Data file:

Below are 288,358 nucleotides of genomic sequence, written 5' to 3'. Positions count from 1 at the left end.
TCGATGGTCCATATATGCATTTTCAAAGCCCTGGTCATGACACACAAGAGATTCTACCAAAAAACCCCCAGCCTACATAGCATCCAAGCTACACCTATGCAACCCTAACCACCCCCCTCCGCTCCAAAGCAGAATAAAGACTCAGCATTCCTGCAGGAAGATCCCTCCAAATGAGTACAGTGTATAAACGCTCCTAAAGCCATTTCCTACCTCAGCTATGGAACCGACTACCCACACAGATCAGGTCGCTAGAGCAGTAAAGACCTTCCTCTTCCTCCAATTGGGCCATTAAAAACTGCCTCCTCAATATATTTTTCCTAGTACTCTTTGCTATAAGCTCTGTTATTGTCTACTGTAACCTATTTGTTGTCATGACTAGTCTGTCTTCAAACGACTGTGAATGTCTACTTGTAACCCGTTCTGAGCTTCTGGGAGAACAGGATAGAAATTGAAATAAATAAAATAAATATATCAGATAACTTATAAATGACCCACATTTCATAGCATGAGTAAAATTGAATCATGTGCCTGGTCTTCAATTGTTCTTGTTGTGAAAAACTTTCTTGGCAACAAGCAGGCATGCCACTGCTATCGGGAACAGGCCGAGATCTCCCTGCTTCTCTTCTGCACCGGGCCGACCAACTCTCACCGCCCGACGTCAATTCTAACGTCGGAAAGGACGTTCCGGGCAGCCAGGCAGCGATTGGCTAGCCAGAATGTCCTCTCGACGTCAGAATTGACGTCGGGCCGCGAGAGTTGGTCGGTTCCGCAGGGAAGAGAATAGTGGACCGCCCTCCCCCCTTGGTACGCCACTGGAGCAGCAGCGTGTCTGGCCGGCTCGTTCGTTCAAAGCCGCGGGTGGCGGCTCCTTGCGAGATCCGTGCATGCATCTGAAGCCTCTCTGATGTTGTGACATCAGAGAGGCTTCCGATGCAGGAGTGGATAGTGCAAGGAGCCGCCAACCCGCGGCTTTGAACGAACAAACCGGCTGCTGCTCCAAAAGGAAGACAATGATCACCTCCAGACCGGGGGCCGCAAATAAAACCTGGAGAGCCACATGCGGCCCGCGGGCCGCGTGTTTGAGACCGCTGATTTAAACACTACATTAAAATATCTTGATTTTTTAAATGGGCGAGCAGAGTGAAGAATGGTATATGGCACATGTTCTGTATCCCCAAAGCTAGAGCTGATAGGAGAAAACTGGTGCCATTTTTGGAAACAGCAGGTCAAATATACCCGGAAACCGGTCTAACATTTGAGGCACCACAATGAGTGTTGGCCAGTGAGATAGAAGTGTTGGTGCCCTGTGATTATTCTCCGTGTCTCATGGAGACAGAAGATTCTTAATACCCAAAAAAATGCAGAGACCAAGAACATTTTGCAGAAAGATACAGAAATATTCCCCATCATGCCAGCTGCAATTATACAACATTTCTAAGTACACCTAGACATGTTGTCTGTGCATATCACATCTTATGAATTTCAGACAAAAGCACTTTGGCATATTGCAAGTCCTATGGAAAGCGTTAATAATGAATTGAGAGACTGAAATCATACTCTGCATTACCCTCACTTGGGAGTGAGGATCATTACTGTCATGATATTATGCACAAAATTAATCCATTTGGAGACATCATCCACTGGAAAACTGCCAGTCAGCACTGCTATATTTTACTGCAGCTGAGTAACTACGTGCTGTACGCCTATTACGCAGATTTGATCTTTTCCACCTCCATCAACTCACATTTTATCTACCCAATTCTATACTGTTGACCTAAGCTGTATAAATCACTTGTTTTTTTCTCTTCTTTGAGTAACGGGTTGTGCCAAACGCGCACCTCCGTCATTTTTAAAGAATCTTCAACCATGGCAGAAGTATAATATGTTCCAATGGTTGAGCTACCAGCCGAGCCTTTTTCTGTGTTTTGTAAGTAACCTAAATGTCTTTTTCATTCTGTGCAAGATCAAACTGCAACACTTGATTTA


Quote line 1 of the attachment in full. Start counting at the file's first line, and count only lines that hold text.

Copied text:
Below are 288,358 nucleotides of genomic sequence, written 5' to 3'. Positions count from 1 at the left end.